Increased game attendance, a growing loyal fan base and new big-money partnerships have allowed the Chicago Sky and the WNBA to reach new audiences, offering numbers that suggest the WNBA isn’t going anywhere but up. Yet rumors of a fold and questions about the WNBA’s sustainability still swirl.
“The WNBA is continuing to get incrementally stronger,” said Sky President Adam Fox.
After a strike lasting nearly four weeks, the Waukegan Board of Education and its teachers’ union have reached a tentative three-year agreement that could put students back in the classroom as early as Monday.
Academic make-up days will be announced at a later date. But the fall athletes who missed a month of matches, games, and races won’t get to make up those events. And that means they are shut out of post-season competition.
The saga continues over the head injury lawsuit against the National Collegiate Athletic Association.
A $75 million settlement to provide medical testing to college athletes suspecting brain trauma from concussions and other head injuries during play has been tabled due to reservations from a district court judge.
At a motion hearing Thursday, U.S. District Court Judge John Z. Lee raised concerns about the proposed settlement against the NCAA, including whether the right people were included in the class and whether there is enough money set aside for the testing. Lee determined that he needs more time for consideration before granting preliminary approval, stating that the case “remains under advisement.”
The class action lawsuit, initiated with an individual complaint by former Eastern Illinois defensive back Adrian Arrington in 2011, was filed against the NCAA charging improper treatment of athletes’ concussions. Arrington suffered at least five concussions playing football in college, and this case is a consolidation of 10 lawsuits into one to keep from having to hold multiple sessions with various plaintiffs.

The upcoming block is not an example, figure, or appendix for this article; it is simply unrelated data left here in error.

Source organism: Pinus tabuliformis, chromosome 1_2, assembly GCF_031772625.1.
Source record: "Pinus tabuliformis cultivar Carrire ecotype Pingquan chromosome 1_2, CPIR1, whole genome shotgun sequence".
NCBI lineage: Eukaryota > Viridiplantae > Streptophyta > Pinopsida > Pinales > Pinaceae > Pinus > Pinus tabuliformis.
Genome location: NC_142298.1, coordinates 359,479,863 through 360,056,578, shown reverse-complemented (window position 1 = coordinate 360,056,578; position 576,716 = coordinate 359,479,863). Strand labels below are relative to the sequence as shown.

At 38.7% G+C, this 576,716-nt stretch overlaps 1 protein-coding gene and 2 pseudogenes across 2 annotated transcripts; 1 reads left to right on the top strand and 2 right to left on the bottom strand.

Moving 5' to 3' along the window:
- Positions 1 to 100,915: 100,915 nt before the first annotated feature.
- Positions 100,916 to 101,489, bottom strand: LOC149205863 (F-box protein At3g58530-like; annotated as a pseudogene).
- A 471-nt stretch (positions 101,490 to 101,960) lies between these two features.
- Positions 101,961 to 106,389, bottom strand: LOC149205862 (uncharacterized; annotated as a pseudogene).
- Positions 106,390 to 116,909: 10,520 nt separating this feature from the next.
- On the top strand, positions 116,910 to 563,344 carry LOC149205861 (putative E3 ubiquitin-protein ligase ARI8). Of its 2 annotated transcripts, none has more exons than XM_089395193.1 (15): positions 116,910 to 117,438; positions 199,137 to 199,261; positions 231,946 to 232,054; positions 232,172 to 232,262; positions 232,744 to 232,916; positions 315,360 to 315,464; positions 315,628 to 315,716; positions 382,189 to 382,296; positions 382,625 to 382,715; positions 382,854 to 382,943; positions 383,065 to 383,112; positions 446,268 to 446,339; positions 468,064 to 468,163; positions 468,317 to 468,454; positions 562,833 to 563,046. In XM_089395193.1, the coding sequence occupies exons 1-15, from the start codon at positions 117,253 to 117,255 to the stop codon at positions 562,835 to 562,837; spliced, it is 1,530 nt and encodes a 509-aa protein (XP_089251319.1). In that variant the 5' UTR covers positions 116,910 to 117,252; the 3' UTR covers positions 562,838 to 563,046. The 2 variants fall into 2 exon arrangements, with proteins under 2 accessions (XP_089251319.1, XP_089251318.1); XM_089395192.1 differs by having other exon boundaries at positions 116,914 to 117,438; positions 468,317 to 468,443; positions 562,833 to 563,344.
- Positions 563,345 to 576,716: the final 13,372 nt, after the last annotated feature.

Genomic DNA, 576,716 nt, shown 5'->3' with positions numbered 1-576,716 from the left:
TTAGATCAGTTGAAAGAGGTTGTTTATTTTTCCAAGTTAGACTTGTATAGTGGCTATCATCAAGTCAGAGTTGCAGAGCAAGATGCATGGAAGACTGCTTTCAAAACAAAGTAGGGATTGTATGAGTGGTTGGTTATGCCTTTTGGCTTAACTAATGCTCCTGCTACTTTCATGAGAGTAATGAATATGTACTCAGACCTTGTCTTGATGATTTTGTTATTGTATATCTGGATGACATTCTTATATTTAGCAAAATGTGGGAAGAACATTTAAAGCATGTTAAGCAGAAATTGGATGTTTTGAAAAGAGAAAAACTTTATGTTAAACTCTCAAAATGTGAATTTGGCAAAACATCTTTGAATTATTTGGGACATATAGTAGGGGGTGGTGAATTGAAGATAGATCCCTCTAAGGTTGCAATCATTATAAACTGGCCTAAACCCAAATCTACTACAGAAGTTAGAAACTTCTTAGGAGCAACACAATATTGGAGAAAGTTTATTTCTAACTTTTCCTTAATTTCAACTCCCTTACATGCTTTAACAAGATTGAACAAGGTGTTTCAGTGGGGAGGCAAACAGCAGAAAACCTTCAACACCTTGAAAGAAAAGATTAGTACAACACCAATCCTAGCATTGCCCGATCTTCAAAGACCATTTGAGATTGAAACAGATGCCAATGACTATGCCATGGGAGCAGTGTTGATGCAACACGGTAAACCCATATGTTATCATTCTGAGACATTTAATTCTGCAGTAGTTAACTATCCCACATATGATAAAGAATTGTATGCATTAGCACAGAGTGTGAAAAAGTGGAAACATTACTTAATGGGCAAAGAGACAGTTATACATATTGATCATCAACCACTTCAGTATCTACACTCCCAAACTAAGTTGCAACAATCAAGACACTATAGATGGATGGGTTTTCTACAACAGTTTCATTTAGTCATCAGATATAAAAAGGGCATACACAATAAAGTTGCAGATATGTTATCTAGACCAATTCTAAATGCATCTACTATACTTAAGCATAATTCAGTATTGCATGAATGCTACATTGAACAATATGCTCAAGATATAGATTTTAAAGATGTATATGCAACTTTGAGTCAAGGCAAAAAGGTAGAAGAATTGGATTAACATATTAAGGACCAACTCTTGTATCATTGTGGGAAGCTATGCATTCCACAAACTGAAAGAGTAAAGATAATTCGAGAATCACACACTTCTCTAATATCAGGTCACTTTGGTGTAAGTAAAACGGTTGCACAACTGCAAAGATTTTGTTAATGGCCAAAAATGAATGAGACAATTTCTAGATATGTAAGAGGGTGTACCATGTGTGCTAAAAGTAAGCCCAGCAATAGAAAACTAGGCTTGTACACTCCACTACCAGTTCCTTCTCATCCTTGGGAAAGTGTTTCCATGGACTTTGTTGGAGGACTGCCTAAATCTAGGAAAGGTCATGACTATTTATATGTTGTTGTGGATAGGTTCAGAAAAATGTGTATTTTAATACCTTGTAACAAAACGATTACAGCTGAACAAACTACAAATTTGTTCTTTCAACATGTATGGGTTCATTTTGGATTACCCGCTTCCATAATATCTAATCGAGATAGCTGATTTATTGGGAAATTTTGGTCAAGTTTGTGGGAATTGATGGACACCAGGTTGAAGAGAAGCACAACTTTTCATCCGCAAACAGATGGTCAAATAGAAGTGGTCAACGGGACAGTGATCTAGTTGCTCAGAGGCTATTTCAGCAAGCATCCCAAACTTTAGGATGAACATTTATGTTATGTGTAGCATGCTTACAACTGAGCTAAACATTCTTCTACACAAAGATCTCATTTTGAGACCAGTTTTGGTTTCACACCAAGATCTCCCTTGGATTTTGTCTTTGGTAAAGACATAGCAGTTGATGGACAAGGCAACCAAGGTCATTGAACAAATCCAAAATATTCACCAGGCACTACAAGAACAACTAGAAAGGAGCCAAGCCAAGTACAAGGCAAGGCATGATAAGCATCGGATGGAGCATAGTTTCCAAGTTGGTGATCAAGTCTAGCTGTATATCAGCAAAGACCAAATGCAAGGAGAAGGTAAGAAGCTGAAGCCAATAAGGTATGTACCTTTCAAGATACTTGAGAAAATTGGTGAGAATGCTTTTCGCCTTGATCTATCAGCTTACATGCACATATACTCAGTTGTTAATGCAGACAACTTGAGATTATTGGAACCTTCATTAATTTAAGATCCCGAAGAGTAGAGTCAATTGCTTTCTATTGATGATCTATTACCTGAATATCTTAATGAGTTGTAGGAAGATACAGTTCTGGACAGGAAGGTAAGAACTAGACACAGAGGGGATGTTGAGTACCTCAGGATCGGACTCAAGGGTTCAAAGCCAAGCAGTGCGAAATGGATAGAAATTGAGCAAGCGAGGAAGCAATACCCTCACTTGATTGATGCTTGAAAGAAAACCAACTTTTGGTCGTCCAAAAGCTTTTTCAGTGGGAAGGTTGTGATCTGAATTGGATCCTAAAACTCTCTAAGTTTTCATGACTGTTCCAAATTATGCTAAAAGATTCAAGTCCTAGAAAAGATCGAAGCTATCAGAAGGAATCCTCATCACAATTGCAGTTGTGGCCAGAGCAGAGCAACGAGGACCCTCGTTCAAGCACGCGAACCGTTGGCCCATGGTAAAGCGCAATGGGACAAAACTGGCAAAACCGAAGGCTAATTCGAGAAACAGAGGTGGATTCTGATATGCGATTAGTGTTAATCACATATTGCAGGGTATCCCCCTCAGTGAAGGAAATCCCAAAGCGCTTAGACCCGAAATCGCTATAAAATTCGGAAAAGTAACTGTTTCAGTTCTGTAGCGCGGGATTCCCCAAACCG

The past decade has seen an influx of races that fall into a new category of endurance challenges. But races where participants navigate muddy obstacles have paved the way for a racing evolution from traditional road races to a new breed of competition.
Move over, mud run: The Urbanathlon is coming to Chicago on Saturday.
Many of the things seen on a daily commute in Chicago turn into a different kind of obstacle at the Urbanathlon: participants will jump over taxis, climb over buses, hurdle police barricades, and navigate landmarks as part of the race.
The brainchild of Men’s Health magazine editors, the Urbanathlon offers up an entirely new challenge for the racers who hate mud, love the urban life, or both. The races, which are 4.2- and 10.4-mile distances spreading across Chicago’s lakefront, incorporate a number of Chicago landmarks and 10 and 14 major obstacles, respectively, along the way. The race is also held in New York City and San Francisco each year.
While racers and spectators of the 2014 Bank of America Chicago Marathon might be nervous with pre-race jitters, there seems to be little concern about safety – primarily because they trust that every precaution has been taken to ensure smooth sailing on race day.
“I would say it’s the safest day [of all],” said Bart Yasso, a writer and chief running officer for Runner’s World Magazine, who will be a spectator at the race this Sunday. Yasso said it’s a combination of what the race directors and city have done together that makes him feel safe.
“Because [of the bombing] that happened in a previous running event [at the Boston Marathon in 2013], people are aware of it a little more other than, say, if they were just out visiting Grant Park,” Yasso said. “These people know what they’re doing. When I go to one of these races, I feel safer than if I was running around Chicago a month from now.”